At the same time, since no two people have the same taste in design and, as we mentioned, buyers need to be able to see themselves living in your home, you might want to take down very personal items. It doesn't always happen for something to increase the value of your home just because you like it or it defines you. So be very careful with what you leave in sight.

    Improve the curb appeal

    Buyers appreciate a nicely groomed yard; if you have one, it doesn't cost much to update yours. A home's yard is a good indicator of the overall level of work put into the property. Debris, unkept gardens, or messy yards can quickly turn buyers away. But you can improve your yard by adding plants, rocks, bushes, ground cover, trees, and mulch. That will make it seem attractive and new. A nice yard will encourage buyers to see themselves relaxing outside throughout the year, which will aid in the sale of the property.

    On the other hand, because some buyers will only have the time to visit at night, pay attention to yard illumination. You can give your yard a modern and elegant look using outdoor illumination, such as solar lamps, path lights, wall lanterns, and fairy lights. Make smart investments

    Our homes are growing smarter as the planet embraces the digital revolution. According to recent studies, almost all homes currently have at least one smart gadget. Smart doorbells, thermostats, locks, and lightbulbs are a few examples of such devices that you can operate using your phone or even your voice. Therefore, if you currently don't have any smart technology in your home, try investing in some, as it can offer a great return on investment. And since these gadgets are becoming inexpensive, you don’t even have to break the bank, but they can help you increase the value of your property. Additionally, you'll get to use your smart technology before selling your home.

    Final words

    There are many more ways to increase the value of your home. However, the ones we mentioned are popular, cheap, and require little effort. So if you plan on selling your home now or in the future, use these great ideas to make your sale successful and rewarding. Your buyers will be happy and satisfied with the property they bought, and you will have more money in your pocket.

    Guest Commentary | America is being invaded

    by Glenn Mollette, Guest Commentator

    Recently, in a Mexican restaurant in Houston, Texas, a patron shot and killed a man who was robbing other patrons. The robber was masked and brandishing what appeared to be a pistol. If the man who shot the robber is charged with murder for protecting himself and others from a potentially lethal threat, then we have a serious problem.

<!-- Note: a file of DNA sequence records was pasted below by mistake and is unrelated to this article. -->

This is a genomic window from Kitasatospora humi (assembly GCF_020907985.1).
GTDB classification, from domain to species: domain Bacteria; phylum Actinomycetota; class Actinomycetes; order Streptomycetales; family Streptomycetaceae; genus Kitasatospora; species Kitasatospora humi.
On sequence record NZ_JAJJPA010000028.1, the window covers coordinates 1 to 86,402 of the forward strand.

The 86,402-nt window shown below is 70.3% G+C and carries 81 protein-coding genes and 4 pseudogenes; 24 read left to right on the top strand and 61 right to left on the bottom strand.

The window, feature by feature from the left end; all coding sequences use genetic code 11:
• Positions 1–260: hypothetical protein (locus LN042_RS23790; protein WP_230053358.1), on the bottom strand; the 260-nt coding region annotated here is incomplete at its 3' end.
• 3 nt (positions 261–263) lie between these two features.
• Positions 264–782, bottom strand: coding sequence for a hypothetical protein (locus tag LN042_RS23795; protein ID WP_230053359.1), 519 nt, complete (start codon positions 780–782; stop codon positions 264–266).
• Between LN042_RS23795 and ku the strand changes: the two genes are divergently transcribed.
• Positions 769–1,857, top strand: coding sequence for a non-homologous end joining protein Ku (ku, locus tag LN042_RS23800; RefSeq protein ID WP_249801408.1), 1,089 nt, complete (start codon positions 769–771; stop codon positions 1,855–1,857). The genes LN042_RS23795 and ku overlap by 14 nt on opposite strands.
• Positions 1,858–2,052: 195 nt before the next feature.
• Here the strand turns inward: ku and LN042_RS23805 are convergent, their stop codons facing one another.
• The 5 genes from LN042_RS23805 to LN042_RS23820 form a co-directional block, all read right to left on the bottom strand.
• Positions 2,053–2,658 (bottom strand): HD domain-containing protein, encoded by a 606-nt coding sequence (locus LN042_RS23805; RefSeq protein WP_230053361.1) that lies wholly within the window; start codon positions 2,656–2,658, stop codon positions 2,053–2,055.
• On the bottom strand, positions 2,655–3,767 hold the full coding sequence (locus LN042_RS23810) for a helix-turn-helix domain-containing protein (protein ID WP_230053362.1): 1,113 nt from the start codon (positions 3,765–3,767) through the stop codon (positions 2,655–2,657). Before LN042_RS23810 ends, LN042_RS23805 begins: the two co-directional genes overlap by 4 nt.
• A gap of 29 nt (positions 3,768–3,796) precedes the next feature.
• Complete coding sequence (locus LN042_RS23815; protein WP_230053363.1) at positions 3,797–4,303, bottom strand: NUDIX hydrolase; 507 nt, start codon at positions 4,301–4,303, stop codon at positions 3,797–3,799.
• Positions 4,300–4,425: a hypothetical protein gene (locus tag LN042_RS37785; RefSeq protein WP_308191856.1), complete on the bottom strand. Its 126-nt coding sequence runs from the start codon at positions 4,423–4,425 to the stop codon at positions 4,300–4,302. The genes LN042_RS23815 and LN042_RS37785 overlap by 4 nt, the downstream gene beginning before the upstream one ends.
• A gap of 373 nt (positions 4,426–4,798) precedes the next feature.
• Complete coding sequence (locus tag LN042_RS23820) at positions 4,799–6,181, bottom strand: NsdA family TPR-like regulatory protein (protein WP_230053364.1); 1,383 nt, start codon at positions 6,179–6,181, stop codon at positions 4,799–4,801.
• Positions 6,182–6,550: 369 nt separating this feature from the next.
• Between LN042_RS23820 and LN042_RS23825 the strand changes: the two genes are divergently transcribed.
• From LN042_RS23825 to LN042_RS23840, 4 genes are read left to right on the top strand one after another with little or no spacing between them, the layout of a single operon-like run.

We have another problem. Millions of undocumented people have crossed our border from El Paso to San Diego and in between.  America is being invaded. We do not have enough free housing, welfare and food stamps to support all these people. 

    Biden wants to mobilize 85,000 IRS agents who will find every dollar they can to support the millions of undocumented people roaming our nation. How many more dollars can the IRS squeeze out of your pocket? Do you have property that they can seize and sell for a few dollars?  85,000 agents will need to find something to do and most likely they will be checking up on everyone. 

    Arizona has been patching holes in their border with containers which has been working. Biden ordered that the containers be removed. Over one million undocumented people have crossed into America through Arizona during Biden’s Presidency. 

    Can you imagine being a farmer or just living on the Southern Border? This is 24-hour a day nightmare for these landowners. Do you think anyone wants to buy their property? These same people are coming to your community. They are looking for jobs and housing. They need money and food. Do you have plenty of affordable housing in your community? Do you have big free food banks to feed these people? If you need a reasonably priced apartment, I would suggest you snatch it fast because people are coming who need that apartment and they may have more help from the government than you do to underwrite the costs.